Cold and flu season is here, and that means many of us feel like we are battling a never-ending lurgy.
While you don’t need to book an appointment with the GP at the first sign of a sniffle, there comes a point where you really should get yourself some medical attention.
Colds can make you feel absolutely terrible and sometimes, it feels like death would be preferable, there’s no denying it. What’s to love about being congested, coughing, having a fever, a sore throat, watery eyes, runny nose and all the rest of it?
While they make you feel miserable, a cold is a highly contagious viral infection that is, in the scheme of things, a minor illness that will usually run its course and go away by itself within a week or two with or without treatment. It just really sucks in the meantime.
Antibiotics can’t work for the cold or the flu because they treat bacterial infections, not viruses. However, you can treat your symptoms by drinking plenty of fluids so you don’t get dehydrated, take paracetamol to reduce fever and pain, use decongestants if you have a blocked nose, eat a balanced diet with lots of fruit and veg, get plenty of rest and don’t drink alcohol or smoke while you’re sick.
Of course, if you take time off work and your employer demands you have a medical certificate, this means you’ll have to seek out a GP to get one (or a pharmacist if you live in a place where you can access this service).
But as a general rule, these are the other times you should see a doctor for a cold or flu:
1. If your fever doesn’t improve
If you have a fever above 38°C that won’t go away after about three days, despite using paracetamol, it could be a sign you’ve got an infection that needs treatment. You should also definitely see a doctor if your fever is more than 40°C.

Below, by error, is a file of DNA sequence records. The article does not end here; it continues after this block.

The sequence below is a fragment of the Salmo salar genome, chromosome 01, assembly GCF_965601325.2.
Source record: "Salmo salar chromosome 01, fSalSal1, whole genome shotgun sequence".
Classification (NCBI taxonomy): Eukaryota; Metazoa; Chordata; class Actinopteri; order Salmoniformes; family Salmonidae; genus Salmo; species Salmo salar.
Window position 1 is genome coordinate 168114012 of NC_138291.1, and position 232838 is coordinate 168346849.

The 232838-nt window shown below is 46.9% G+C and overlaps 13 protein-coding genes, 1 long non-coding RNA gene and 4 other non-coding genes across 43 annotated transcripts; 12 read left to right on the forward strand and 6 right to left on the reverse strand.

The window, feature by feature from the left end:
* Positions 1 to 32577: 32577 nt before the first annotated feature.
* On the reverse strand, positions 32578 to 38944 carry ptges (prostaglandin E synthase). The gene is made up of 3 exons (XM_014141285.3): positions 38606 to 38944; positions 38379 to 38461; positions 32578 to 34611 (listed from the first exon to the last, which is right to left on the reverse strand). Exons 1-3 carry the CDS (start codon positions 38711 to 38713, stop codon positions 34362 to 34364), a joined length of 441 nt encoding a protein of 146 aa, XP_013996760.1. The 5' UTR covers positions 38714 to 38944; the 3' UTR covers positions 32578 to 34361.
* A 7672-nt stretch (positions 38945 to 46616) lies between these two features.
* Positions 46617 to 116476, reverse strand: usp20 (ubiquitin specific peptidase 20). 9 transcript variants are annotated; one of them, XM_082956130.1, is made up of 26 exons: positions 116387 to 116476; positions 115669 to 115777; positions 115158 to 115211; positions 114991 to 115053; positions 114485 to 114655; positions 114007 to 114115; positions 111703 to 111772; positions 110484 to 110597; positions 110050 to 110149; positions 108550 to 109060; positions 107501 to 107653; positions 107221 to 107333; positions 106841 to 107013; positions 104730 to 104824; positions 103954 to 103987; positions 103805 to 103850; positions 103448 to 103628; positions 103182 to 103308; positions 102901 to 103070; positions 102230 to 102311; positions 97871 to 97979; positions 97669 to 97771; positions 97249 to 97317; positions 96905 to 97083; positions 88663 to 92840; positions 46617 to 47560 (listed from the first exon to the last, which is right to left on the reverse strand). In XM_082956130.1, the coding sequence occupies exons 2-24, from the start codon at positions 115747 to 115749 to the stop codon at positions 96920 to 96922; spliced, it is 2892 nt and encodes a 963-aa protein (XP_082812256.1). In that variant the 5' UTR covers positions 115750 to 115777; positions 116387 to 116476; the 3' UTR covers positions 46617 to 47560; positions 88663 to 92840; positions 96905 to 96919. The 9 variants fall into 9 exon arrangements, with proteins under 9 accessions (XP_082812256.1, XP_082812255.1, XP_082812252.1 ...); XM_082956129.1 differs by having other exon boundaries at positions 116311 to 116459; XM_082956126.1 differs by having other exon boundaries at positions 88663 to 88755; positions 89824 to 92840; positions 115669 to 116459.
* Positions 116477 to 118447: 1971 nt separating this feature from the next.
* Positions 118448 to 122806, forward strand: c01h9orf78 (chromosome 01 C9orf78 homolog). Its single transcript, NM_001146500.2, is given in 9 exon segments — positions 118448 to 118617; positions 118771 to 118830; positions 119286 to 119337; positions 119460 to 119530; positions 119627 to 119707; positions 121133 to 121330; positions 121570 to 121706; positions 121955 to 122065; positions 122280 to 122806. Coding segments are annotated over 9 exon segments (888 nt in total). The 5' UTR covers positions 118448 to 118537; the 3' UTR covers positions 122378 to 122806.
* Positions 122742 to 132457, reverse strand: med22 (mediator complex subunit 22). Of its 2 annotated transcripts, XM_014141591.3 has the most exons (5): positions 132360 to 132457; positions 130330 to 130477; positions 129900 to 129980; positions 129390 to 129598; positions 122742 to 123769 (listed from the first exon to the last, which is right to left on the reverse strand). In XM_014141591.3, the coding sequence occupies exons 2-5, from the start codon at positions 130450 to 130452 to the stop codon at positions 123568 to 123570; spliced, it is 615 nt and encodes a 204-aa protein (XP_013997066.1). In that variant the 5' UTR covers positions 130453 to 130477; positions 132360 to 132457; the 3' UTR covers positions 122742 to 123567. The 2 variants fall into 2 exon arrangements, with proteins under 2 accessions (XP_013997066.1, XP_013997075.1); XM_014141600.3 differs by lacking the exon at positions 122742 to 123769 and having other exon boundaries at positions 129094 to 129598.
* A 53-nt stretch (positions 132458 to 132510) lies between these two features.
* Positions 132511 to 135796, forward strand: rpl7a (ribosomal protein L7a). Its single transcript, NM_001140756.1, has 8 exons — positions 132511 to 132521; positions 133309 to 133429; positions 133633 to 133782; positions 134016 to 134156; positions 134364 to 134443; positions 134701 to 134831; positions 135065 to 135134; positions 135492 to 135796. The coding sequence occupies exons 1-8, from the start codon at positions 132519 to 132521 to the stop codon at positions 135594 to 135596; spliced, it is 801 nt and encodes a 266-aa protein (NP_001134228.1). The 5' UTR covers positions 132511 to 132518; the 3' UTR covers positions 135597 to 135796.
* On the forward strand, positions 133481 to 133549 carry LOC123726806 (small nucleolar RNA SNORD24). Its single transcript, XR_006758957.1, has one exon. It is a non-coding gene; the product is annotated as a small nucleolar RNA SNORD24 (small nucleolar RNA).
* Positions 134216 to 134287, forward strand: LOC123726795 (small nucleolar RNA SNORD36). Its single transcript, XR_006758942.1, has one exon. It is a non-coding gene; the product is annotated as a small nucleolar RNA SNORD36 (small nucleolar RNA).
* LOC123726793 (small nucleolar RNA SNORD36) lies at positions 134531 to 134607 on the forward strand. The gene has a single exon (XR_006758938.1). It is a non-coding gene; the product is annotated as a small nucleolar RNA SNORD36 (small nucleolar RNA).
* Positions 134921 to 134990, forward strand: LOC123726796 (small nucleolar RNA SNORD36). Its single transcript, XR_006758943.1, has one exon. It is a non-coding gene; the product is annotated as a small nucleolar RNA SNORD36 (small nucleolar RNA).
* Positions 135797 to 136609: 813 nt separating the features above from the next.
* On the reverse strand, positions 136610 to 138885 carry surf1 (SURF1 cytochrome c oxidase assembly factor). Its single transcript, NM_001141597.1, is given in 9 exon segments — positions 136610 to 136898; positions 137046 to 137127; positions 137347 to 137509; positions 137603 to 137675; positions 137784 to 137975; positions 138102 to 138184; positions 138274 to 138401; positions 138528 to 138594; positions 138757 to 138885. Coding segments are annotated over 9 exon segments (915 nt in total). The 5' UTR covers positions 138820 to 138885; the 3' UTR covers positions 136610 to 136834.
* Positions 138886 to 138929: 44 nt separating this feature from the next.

2. It hurts to swallow
Severe pain in your throat can also be a sign of infection from something like tonsillitis.
3. You can’t keep anything down
If you can’t drink anything without bringing it back up again for a prolonged amount of time, you should see a doctor. Your body requires fluids for it to function properly, and you could become severely dehydrated very quickly.
4. Fainting or feeling like you might faint
If you start feeling lightheaded or dizzy while you’re battling a cold, or if you faint, you need immediate medical attention.
5. A cough that won’t go away
If you’ve got a cough that’s still hanging around after 10 days, you should go get checked out. You might have bronchitis or another kind of infection. A lasting or severe cough is also a possible symptom of whooping cough.
6. Pain or pressure in your chest
If you’ve been coughing away for days, you might have some aches and pains in your chest afterwards. But if you start experiencing chest pains that fluctuate when you breathe, it might be a symptom of a condition called pleurisy and you could be developing pneumonia. You should see a doctor as soon as possible.
7. Shortness of breath
If you’re experiencing difficulty breathing or have shortness of breath after developing a cold, it could mean there is a more serious condition at play, such as pneumonia, which can be life-threatening if not immediately treated.
8. Congestion and headache won’t go away
If you have a cold or allergy that is blocking your nose with mucus, it could lead to a sinus infection.
9. Feeling confused or disoriented
Sometimes, when you have a cold, you might experience a kind of ‘brain fog’ from your sinuses being inflamed and side-effects of cold and flu medications. But if it turns to confusion or disorientation, you need to get a friend or relative to take you to see a doctor.
10. Coughing up green or yellow phlegm or blood
If you’re hacking up thick green or yellow phlegm or blood, this is a major sign something else is going on, like bronchitis or worse. Get to a doctor.
If you become concerned about any symptoms, please seek immediate medical attention – we have some hotlines and suggested websites for further information and advice – https://www.stayathomemum.com.au/my-kids/babies/important-hotlines-websites/
SAHM takes no responsibility for any illness, injury or death caused by misuse of this information. All information provided is correct at time of publication.